Using Brookmans’ story as a starting point and looping back to it at various intervals THE BRAIN ELECTRIC walks us through the developments which have lead to Brookman being treated this way and the insights the research team hope to gain from it. This includes the race to develop better electrodes which would last longer and provide more accurate readings as well as the race to create a brain-computer interface allowing patients or monkeys to control a computer using just their neural activity. Gay explores the fascinating application of this research by the military industrial complex in creating prosthetic arms which can be worked using the same neutrons and nerves as a real arm.


The Brain Electric Malcolm Gay Author image



He even gives us the story of Kevin Warwick, a researcher who in 2002 made history by having a grid of electrodes implanted to his nervous system as did his wife allowing her to control his arm in front of a live audience. In Warwick’s own words “You’re into the matrix , and to say, ‘Oh no, that’s just science fiction…’ Well, no.” Inseparable from all the technology and innovation is the near endless cycle of funding. The drama and politics of taking each development through the process of winning grants and finding commercial potential seems to take more of the researchers time and energy than their actual research does.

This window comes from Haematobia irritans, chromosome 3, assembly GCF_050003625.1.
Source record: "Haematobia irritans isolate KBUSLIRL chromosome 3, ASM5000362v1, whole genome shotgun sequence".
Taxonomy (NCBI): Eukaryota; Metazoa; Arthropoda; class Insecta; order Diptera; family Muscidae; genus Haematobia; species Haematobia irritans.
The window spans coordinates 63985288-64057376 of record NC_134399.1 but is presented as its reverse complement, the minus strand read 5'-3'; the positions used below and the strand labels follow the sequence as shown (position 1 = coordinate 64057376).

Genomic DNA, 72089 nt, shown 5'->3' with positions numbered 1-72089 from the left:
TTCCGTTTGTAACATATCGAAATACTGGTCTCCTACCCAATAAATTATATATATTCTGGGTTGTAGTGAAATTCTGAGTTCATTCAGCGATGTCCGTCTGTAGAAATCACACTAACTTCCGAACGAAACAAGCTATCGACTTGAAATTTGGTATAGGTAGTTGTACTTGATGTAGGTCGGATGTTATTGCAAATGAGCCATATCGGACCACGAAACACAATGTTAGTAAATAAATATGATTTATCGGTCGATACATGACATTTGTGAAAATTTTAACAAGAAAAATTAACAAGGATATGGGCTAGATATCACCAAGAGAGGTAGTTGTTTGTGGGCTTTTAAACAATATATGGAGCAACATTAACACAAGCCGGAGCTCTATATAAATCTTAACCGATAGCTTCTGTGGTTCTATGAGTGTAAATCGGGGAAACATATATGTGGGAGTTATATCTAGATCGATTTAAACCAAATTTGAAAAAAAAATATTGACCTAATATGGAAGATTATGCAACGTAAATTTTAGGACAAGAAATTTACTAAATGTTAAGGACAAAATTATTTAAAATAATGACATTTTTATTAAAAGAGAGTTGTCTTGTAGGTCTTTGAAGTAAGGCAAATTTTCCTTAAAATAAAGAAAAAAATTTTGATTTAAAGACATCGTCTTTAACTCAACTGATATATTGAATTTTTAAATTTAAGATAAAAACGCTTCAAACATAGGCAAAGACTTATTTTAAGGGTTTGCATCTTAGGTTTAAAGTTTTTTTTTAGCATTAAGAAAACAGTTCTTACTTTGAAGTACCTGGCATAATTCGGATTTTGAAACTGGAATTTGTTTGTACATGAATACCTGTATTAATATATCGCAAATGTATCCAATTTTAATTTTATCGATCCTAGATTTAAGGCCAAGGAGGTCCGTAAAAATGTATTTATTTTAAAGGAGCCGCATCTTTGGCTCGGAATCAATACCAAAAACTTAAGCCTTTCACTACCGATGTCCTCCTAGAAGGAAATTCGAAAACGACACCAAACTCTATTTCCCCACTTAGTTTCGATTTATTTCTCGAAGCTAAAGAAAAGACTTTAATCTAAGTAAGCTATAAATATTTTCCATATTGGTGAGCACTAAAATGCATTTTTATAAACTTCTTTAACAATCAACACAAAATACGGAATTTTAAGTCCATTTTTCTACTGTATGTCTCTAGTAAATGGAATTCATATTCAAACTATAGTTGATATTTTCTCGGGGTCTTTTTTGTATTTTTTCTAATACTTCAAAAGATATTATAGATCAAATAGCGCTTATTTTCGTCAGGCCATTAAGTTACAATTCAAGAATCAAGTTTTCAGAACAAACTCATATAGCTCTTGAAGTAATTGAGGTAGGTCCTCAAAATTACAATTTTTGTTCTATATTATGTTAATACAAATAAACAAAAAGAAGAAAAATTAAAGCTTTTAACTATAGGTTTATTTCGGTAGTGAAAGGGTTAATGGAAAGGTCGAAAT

Gay leads us through this world by first introducing us to the team doing each piece of work, letting us see their human side – likes, hobbies, eccentricities – before we follow them deep into the folds of their human or money patients brains.


Author Malcolm Gay is an award winning arts reporter and journalist and this makes THE BRAIN ELECTRIC a surprisingly easy and enjoyable read considering its technical content. Gays’ journalism background really shows through the books structure with many of the scientific developments and discoveries covered through interviews with doctors, patients and researchers. As he’s not a scientist himself Gay has a knack for asking all the right questions to fill the gaps for those of us who are interested but didn’t even do high school science let alone an advanced degree.